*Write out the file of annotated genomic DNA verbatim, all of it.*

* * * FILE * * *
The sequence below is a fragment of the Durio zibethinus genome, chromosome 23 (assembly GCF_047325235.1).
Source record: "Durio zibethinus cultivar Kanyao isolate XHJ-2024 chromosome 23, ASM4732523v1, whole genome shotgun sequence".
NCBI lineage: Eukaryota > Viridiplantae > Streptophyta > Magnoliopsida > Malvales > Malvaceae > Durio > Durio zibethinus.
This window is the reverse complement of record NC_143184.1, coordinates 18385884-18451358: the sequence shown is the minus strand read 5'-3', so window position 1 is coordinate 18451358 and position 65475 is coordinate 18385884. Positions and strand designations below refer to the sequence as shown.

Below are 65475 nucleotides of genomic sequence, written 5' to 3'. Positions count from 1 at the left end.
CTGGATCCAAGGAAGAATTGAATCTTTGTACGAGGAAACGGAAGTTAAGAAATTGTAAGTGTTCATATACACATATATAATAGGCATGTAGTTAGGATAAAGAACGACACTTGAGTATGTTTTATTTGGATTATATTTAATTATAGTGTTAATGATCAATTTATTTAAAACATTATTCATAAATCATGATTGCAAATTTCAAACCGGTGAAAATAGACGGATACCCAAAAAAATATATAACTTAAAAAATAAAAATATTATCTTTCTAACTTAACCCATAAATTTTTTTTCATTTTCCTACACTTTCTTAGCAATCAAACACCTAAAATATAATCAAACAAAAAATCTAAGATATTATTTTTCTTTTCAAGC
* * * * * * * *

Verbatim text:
The sequence below is a fragment of the Durio zibethinus genome, chromosome 23 (assembly GCF_047325235.1).
Source record: "Durio zibethinus cultivar Kanyao isolate XHJ-2024 chromosome 23, ASM4732523v1, whole genome shotgun sequence".
NCBI lineage: Eukaryota > Viridiplantae > Streptophyta > Magnoliopsida > Malvales > Malvaceae > Durio > Durio zibethinus.
This window is the reverse complement of record NC_143184.1, coordinates 18385884-18451358: the sequence shown is the minus strand read 5'-3', so window position 1 is coordinate 18451358 and position 65475 is coordinate 18385884. Positions and strand designations below refer to the sequence as shown.

Below are 65475 nucleotides of genomic sequence, written 5' to 3'. Positions count from 1 at the left end.
CTGGATCCAAGGAAGAATTGAATCTTTGTACGAGGAAACGGAAGTTAAGAAATTGTAAGTGTTCATATACACATATATAATAGGCATGTAGTTAGGATAAAGAACGACACTTGAGTATGTTTTATTTGGATTATATTTAATTATAGTGTTAATGATCAATTTATTTAAAACATTATTCATAAATCATGATTGCAAATTTCAAACCGGTGAAAATAGACGGATACCCAAAAAAATATATAACTTAAAAAATAAAAATATTATCTTTCTAACTTAACCCATAAATTTTTTTTCATTTTCCTACACTTTCTTAGCAATCAAACACCTAAAATATAATCAAACAAAAAATCTAAGATATTATTTTTCTTTTCAAGC